Environmental Police Urge Citizens to Follow Safe Off-Highway Vehicle Laws
Officers advocate for helmet use and safety courses
BOSTON – Friday, June 20, 2014 – As the warm weather draws off-highway vehicle (OHV) enthusiasts to riding trails across the Commonwealth, Massachusetts Environmental Police (MEP) are urging operators to drive safely and obey state laws. Responsible for enforcing state recreation vehicle laws, MEP officers are reminding operators of safety guidelines, including the importance of wearing helmets. Youth operators under the age of 18 are required to take OHV safety courses and all operators are encouraged to undergo training on how to operate their vehicles safely.
“Summer is a great time to enjoy outdoor recreation in Massachusetts,” said Energy and Environmental Affairs (EEA) Secretary Maeve Vallely Bartlett. “By following a few simple safety rules, everyone can help to make our trails and waterways safe for everyone.”
Five people were killed last year in OHV-related accidents, according to the MEP. In 2013, MEP officers responded to 79 accidents involving OHVs, which include ATVs, motorized dirt bikes and recreation utility vehicles. There have been 20 fatal OHV accidents over the past five years, most caused by excessive speed or operator error. Of these accidents, 14 operators were either not wearing helmets or did not fasten them. Operating under the influence of alcohol or drugs is illegal and dramatically increases the likelihood of accidents resulting in personal injury or death.
“Operating OHVs without the proper safety education and riding gear, such as a proper fitting helmet, can lead to tragic results,” said Acting MEP Director Lt. Col. Chris Baker. “We encourage every OHV operator to follow the law by wearing their protective helmets, in a addition to use common sense by driving at safe speeds to protect themselves, other riders, and everyone who may take to the trails this season.”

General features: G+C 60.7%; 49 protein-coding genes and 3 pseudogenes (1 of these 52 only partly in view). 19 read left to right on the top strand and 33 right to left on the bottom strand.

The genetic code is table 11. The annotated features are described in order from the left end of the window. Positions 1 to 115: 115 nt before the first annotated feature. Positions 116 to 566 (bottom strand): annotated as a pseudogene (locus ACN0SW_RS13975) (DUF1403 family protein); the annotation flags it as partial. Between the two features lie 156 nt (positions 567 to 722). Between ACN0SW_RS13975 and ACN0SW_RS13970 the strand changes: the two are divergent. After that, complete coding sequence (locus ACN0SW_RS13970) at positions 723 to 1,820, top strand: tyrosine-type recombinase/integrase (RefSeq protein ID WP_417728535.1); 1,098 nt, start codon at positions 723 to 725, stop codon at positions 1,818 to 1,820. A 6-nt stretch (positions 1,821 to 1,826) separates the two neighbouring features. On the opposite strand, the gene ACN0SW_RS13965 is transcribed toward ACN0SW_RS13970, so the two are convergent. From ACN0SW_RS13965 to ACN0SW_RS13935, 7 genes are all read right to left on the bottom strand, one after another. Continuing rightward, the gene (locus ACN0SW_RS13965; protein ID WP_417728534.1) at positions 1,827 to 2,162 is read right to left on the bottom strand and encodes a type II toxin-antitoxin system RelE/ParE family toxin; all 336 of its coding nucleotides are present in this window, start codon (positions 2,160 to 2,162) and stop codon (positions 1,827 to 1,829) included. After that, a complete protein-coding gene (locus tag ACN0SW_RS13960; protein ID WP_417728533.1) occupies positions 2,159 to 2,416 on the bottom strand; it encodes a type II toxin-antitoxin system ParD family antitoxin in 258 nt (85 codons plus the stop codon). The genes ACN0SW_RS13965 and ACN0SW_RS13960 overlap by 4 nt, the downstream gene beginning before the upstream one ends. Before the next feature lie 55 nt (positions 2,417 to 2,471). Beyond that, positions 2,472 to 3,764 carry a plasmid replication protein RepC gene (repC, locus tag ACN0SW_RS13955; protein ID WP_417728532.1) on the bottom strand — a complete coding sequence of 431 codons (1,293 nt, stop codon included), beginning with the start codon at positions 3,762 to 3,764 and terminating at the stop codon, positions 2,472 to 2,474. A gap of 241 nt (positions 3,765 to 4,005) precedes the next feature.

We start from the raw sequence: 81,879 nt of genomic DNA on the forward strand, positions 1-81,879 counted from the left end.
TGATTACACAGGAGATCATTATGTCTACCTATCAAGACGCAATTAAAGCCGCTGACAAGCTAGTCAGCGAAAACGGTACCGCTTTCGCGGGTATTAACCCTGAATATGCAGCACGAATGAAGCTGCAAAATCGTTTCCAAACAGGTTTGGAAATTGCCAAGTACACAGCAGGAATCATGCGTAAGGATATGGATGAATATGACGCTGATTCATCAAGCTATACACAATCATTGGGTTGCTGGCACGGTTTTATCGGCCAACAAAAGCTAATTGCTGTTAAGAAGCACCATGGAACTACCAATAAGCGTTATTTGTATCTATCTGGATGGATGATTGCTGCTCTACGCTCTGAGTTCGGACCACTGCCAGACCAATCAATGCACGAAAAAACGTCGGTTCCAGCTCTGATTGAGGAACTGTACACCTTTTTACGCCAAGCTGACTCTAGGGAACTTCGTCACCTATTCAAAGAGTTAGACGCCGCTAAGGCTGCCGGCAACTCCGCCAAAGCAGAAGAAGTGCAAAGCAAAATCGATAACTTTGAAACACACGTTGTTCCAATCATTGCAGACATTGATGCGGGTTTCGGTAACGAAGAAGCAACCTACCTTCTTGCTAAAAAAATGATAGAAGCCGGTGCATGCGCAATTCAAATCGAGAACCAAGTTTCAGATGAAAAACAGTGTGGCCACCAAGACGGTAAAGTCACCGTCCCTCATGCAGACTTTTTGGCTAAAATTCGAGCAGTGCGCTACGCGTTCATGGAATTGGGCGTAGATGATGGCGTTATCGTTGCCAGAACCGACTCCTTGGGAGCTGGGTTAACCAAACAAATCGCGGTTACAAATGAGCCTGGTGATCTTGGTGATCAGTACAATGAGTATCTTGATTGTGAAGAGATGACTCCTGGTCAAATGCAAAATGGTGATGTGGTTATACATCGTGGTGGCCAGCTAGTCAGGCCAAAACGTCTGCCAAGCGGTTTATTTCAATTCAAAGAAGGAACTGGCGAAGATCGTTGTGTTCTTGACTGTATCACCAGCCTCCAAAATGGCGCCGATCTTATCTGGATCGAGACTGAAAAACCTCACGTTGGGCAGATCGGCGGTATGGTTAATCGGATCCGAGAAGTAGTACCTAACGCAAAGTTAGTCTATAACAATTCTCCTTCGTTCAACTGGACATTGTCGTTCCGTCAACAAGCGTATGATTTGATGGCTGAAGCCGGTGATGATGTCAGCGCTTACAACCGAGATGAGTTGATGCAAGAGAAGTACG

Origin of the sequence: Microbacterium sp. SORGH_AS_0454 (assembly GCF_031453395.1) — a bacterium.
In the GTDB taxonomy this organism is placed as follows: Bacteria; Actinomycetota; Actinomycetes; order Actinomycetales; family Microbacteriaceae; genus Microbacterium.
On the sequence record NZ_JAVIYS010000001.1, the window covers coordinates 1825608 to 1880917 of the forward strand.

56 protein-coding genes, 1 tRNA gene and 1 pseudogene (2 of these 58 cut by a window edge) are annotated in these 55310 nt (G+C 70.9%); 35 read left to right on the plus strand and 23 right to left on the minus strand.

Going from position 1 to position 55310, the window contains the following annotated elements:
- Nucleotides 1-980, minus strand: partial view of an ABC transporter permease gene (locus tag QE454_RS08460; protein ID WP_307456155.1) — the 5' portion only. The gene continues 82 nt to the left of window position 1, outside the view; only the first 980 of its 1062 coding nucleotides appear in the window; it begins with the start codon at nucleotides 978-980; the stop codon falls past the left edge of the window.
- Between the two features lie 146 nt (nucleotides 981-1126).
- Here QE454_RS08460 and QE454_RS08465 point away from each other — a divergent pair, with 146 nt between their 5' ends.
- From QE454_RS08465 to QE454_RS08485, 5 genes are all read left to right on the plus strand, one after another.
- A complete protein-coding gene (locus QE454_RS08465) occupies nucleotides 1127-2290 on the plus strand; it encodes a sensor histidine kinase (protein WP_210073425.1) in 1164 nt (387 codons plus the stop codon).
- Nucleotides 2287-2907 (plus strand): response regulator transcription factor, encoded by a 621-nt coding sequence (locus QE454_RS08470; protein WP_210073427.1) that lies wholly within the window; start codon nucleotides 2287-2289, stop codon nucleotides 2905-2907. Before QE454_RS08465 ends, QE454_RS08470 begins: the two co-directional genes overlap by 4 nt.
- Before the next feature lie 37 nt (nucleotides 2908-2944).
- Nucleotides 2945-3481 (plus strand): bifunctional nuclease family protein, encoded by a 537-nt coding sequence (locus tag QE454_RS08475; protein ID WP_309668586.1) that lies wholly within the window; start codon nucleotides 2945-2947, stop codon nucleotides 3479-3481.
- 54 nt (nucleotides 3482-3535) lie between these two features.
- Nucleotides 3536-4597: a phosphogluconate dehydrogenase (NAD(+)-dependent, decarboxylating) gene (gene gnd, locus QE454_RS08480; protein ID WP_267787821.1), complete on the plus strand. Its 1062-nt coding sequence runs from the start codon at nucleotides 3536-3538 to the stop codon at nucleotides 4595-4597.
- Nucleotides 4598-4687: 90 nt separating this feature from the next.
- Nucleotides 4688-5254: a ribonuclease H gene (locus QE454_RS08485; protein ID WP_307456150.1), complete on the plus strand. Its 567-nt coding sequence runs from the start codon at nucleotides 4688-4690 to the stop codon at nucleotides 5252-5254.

- Be cognizant of others out on the trail. Hikers, bikers and horseback riders have the right of way over recreation vehicle operators.
- Share the trail. Anticipate oncoming traffic and those approaching from behind.
- Operation of recreation vehicles on public ways is prohibited.
- Become familiar with state laws, local restrictions and facility rules. Local restrictions may limit where riding is allowed and facilities may limit the use of certain vehicle types.
- Children under the age of 10 may not operate a recreation vehicle.
State law limits where riders may operate. Use of OHVs on any property without written landowner permission, including state Wildlife Management Areas, is unlawful and may result in fines up to $1,000 and forfeiture of vehicles for subsequent offenses. Riding in a water supply protection area such as the Quabbin or Wachusett Reservoirs can carry fines of up to $10,000, plus up to one year in jail. Individuals who operate recreation vehicles on public ways can be cited with motor vehicle violations.
Some state parks managed by the Massachusetts Department of Conservation & Recreation (DCR) are open to recreation vehicles. For a list of open parks, visit the DCR OHV page .
To learn more about MEP, OHV safety and reporting OHV accidents, visit the MEP website at www.mass.gov/ole